The year is 1989 and the Cold War is coming to an end. Colonel Jack Knowles (Roy Scheider) was a hero in Vietnam but now, years later, his eagerness to fight has made him an outsider in the U.S. Army. Most people would rather that Knowles simply retire but, as long as there are wars to be fought, Knowles will be there. His only friend, General Hackworth (Harry Dean Stanton), arranges for Knowles to be assigned to an outpost on the West German-Czechoslovakia border. As soon as he arrives, Knowles starts to annoy his superior officer, Lt. Col. Clark (Tim Reid). When Knowles sees a Czech refugee gunned down by the Soviets while making a run for the border, he unleashes his frustration by throwing a snowball at his Russian counterpart. Like Knowles, Col. Valachev (Jurgen Prochnow) is a decorated veteran who feels lost without a war to fight. Knowles and Valachev are soon fighting their own personal war, even at the risk of starting a full-scale conflict between their two nations.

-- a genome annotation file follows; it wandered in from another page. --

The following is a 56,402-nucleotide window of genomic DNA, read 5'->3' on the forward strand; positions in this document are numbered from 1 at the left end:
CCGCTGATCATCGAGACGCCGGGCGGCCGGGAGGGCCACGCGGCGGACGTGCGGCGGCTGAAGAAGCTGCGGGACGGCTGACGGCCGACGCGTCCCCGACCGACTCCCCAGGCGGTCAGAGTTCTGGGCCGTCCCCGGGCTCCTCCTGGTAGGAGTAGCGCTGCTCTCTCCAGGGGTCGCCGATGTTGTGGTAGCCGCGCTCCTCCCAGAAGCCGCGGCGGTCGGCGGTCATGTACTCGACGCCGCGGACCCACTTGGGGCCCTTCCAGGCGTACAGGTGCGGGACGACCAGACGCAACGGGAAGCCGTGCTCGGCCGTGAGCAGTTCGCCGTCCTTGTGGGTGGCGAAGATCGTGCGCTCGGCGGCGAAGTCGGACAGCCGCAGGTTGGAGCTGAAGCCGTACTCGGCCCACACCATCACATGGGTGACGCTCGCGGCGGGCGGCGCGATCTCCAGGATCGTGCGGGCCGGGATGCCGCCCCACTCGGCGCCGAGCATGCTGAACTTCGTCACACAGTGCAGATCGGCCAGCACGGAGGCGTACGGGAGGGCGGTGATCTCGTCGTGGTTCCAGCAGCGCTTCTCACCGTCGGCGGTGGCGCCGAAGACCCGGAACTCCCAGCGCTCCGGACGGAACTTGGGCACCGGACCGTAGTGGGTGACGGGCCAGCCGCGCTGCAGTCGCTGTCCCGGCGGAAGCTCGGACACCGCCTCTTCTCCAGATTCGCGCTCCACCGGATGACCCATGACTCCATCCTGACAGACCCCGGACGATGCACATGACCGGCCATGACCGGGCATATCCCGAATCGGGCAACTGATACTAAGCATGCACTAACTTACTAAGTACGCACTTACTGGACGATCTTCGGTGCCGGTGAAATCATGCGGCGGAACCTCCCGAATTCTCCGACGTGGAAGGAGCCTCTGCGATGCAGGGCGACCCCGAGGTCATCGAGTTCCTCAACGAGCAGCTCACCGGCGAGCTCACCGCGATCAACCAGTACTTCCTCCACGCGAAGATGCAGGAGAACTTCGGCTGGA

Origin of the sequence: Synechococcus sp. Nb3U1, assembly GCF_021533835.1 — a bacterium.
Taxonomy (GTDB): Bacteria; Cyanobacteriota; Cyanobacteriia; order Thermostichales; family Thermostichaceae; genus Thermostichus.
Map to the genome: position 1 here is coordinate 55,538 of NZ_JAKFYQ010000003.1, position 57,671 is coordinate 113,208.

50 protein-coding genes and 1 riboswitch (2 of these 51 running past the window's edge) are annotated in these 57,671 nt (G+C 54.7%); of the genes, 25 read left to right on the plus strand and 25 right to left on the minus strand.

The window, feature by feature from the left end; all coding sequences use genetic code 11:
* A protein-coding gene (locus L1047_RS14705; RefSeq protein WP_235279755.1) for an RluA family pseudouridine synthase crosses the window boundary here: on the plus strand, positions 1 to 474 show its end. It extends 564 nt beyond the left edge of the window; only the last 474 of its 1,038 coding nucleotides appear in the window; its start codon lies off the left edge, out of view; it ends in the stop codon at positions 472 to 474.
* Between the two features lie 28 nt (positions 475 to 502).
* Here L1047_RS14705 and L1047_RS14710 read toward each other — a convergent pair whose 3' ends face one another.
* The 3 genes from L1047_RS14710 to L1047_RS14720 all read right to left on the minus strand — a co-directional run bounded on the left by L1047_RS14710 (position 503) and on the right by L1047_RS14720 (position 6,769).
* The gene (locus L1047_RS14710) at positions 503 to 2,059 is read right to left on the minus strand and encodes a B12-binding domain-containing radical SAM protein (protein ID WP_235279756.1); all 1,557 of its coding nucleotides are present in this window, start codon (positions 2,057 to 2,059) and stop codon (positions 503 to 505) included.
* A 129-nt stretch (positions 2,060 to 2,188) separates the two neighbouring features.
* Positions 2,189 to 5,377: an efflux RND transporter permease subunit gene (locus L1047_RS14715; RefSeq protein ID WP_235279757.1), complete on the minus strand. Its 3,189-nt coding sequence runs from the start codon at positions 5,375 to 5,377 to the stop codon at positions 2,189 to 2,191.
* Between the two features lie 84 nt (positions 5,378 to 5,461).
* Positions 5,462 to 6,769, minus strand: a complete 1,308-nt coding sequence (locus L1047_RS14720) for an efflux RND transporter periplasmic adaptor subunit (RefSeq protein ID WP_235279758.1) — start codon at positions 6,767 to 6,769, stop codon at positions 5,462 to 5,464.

The Fourth War was one of the handful of films that John Frankenheimer directed for Cannon Films. Much as he did with The Manchurian Candidate, Frankenheimer mixes serious thrills with dark satire in The Fourth War. Frankenheimer gets good performances from the entire cast, especially Scheider and Prochnow. The real star of the movie is the snow-covered landscape, which Frankenheimer turns into a metaphor for the entire Cold War. When Knowles and Valachev end up throwing punches on a frozen lake that’s breaking apart underneath their feet, it is not hard to see what Frankenheimer’s going for with this film. Released shortly after the fall of the Berlin Wall, The Fourth War is an underrated thriller that deserves to be rediscovered.